Also I want friends and family of those who lose someone to SIDS to not stand go and see these people, to hug these people, to tell them that you love them and that whilst you don't have all the answers as to why this happened, that you will always, always be there for them.

Also time does truly heal... though the scars of course, will remain as a timely reminder to live life. Simple.

We've been supporting the Red Nose Regatta for June 21 where we've invited rowers throughout Perth to buy a $2 red nose and put it on their bowball to raise awareness and funds for SIDS and Kids WA.

Check out this photo gallery of the boat naming - with thanks to Mike Smith for snapping on the day.

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Top 10 most painful ergs

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Erg 2 edited

Welcome to the Top 10 most painful ergs. This is a bucket list of ergs nominated be seasoned athletes from all over Australia who sent in their most feared sessions on the rowing machine via social media. That said, in the words of Tim Widdicombe (who stroked the WA LW4- at SIRR to a silver medal. He is a hard man): "any erg is awful, when done correctly."

So here we put a warning: Don't try this at home kids.

New: Check out the list as an infographic

However, for the serious and insane, if (and I say if) you complete this full suite of 10 sessions in 10 consecutive days and can email in a picture of your erg screen each day to, and we will salute you on our FB page, but we don't want anyone to, like, die... so the encouragement is minimal.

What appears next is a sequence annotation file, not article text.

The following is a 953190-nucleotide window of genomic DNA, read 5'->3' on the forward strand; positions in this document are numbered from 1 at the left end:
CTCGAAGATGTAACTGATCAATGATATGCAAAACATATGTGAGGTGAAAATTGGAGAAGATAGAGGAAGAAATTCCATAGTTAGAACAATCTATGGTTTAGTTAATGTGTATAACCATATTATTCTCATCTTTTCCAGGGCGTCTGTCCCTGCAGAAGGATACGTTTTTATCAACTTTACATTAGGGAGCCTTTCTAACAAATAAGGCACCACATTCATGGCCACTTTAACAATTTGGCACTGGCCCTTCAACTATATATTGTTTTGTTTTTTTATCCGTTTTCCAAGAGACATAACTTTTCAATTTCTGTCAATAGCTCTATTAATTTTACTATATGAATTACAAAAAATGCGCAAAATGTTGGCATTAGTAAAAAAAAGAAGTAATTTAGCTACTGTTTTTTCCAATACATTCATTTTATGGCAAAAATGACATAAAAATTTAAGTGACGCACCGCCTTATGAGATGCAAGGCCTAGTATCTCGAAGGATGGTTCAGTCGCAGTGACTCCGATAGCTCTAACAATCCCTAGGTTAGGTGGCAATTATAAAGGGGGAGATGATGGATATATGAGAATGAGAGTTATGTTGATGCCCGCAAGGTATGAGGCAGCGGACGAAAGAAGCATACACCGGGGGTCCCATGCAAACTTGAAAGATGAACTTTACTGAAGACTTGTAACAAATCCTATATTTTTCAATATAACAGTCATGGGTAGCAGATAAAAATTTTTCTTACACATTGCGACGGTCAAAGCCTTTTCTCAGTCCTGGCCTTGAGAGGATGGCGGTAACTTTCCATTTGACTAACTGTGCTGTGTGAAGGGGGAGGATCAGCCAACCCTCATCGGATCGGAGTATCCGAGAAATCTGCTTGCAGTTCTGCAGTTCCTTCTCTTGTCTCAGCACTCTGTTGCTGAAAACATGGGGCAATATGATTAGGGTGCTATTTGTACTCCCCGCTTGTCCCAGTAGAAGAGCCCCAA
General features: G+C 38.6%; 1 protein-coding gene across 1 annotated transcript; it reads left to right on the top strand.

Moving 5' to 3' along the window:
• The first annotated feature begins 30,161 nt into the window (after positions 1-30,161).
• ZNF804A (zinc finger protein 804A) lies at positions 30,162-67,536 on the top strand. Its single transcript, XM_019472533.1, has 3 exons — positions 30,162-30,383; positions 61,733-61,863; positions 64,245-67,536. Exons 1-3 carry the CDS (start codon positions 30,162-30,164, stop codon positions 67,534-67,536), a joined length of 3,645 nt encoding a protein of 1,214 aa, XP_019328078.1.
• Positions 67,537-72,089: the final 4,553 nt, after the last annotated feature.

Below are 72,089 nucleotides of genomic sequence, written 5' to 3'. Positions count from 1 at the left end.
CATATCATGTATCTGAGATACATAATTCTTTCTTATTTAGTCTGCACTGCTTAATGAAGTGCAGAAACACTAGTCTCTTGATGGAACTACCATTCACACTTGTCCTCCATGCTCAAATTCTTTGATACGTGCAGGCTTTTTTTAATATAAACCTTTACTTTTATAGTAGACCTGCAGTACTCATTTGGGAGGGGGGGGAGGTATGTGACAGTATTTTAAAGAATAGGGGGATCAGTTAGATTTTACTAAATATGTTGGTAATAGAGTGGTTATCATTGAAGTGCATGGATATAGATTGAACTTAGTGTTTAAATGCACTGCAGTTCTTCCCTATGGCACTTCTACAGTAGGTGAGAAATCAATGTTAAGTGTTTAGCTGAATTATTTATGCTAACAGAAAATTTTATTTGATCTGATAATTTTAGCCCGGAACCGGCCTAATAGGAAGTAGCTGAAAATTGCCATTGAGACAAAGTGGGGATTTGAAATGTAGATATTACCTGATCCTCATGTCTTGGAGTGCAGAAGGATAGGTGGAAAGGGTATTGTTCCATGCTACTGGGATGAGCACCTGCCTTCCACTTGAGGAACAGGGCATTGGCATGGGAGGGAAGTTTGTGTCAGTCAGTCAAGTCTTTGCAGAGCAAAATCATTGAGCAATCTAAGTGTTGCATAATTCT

So here are the rules:

erg meme

1. All these sessions are completed off slides except the Spiral of Death. This is because slides are for lightweights, wusses and Jonesy.

2. As drag factors are no longer set by Rowing Australia, it's up to you to decide however you can use these as a guide:

  • 95 for lightweight or junior women
  • 105 for women
  • 110-120 for lightweight and junior men
  • 120-130 for men

If you're not sure how to set the drag factor, firstly you shouldn't be attempting the Bucket List...

...But if you decide to try anyway, arrange to erg with someone with a bit of experience or have a chat to your coach.

erg meme 2

To be able to complete these sessions, you will often need to know what your average 500m split for your 2000m personal best is. This is known as your TMS.